Simplicity Bassinet Recall Sparks Lawsuit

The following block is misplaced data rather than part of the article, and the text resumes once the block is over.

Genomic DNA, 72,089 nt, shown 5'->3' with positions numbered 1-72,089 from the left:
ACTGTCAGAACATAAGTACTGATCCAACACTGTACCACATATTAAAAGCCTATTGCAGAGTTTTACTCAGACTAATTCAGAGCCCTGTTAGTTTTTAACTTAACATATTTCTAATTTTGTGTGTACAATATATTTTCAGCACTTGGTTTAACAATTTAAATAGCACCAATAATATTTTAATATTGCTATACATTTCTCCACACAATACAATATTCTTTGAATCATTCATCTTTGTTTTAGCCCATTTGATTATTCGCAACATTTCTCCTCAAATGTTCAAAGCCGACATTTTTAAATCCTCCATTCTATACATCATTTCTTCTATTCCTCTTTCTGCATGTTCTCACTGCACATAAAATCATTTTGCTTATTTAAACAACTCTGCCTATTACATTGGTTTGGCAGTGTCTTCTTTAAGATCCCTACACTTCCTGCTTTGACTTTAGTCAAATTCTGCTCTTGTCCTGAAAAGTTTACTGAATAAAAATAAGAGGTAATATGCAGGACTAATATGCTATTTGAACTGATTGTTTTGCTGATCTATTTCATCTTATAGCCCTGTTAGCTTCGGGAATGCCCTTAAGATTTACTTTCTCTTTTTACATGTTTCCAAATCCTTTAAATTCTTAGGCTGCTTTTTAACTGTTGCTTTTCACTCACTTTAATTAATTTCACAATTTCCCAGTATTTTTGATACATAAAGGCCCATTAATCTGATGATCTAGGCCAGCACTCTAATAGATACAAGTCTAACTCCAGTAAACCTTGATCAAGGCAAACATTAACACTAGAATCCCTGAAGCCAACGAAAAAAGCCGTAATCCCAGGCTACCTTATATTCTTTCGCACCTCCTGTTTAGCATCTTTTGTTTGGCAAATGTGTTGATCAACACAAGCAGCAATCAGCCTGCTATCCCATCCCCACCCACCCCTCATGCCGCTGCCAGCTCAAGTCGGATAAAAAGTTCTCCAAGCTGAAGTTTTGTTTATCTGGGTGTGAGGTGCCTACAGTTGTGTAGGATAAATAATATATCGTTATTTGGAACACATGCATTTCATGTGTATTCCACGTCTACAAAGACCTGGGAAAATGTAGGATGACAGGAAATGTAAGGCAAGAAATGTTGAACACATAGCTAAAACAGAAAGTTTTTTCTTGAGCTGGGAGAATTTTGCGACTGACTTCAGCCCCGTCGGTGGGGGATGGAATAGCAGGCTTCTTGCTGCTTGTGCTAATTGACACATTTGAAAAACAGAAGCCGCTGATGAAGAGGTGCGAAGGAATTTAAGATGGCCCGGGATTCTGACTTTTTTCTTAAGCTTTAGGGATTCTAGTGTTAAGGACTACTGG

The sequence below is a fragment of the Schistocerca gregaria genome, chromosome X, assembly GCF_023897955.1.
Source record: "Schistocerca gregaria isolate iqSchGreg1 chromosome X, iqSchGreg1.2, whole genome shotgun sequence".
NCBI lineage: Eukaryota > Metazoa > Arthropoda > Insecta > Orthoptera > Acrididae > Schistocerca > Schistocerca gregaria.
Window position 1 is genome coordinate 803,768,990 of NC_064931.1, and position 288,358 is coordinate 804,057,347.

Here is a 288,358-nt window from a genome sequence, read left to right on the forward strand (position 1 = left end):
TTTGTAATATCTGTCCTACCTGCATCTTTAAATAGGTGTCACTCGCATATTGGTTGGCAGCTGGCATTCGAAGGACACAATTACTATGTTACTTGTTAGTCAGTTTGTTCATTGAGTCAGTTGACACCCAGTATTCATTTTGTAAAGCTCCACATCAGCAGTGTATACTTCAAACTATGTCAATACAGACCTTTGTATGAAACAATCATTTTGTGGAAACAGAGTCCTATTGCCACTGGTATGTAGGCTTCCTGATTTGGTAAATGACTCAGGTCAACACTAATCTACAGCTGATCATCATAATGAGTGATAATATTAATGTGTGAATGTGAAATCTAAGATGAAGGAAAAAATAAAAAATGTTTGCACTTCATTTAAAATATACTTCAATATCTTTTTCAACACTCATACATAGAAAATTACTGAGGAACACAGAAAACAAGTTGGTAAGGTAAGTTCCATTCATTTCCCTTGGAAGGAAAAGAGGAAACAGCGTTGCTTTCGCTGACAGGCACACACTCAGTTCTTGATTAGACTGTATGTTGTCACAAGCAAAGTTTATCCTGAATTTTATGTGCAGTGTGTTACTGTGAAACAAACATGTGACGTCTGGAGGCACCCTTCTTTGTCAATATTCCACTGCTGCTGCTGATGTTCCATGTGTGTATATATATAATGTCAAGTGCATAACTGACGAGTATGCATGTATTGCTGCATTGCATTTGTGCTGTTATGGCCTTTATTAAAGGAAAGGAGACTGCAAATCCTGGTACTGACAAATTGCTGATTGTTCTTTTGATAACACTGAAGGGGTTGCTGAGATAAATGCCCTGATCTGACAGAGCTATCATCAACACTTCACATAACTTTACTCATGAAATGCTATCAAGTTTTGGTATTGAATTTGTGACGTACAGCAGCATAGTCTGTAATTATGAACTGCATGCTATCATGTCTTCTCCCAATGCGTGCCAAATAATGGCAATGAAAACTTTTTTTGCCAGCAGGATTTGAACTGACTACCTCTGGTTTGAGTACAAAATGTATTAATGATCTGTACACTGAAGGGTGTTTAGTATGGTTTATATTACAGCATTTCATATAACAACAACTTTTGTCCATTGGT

Published October 31, 2009 By   The distributor of recalled Simplicity bassinets has been named a defendant in a lawsuit filed by the Illinois Attorney General.  The lawsuit alleges that SFCA Inc, which acquired Simplicity Inc. last year, ignored a nationwide recall of Simplicity bassinets that had suffocated two infants.   In August, dozens of retailers recalled the defective Simplicity bassinets.  The massive recall affected nearly 900,000 bassinets and was prompted by the death of a six-month-old girl from Shawnee, Kansas who was strangled on August 21 when she became trapped between the bassinet’s metal bars.  In 2007, a four-month-old baby girl from Noel, Missouri, became trapped in the bassinet’s metal bars and died. It was determined that metal bars on the  Simplicity bassinets were spaced farther apart than federal standards allow.   When the Missouri baby died last fall, Simplicity was already in dire financial straits, owing to another massive crib recall it had issued earlier in the summer.  With creditors circling, Simplicity sold its assets at auction two months later to SCFA, an affiliate of Blackstreet Capital, a Bethesda, Maryland private-equity fund with $88 million dollars under management.  Under the deal, SFCA bought the right to sell products under the Simplicity brand but did not take legal responsibility for products made under its previous owners.  Because of that legal loophole, the  Consumer Products Safety Commission (CPSC) had to ask retailers to recall the Simplicity bassinets.   In announcing her lawsuit, Illinois Attorney General Lisa Madigan criticized both SFCA and the CPSC for the way the Simplicity bassinet recall was handled.  “Our investigation revealed that SFCA continued to distribute recalled products that posed serious risks to children,” Madigan said in a statement. “I will not allow this company to wash its hands of responsibility to Illinois families.”   Madigan wants SFCA to implement a recall that  it would publicize in newspapers across Illinois.  The lawsuits also seeks a refund for retailers who were forced to take on the costs of the Simplicity bassinet recall.   Madigan also said the CPSC should take tougher action when crib or bassinet recalls are necessary.  She criticized the commission’s policy of allowing crib manufacturers to respond to recalls by issuing repair kits. She also said the commission’s recall notices are unnecessarily complicated and confusing for consumers

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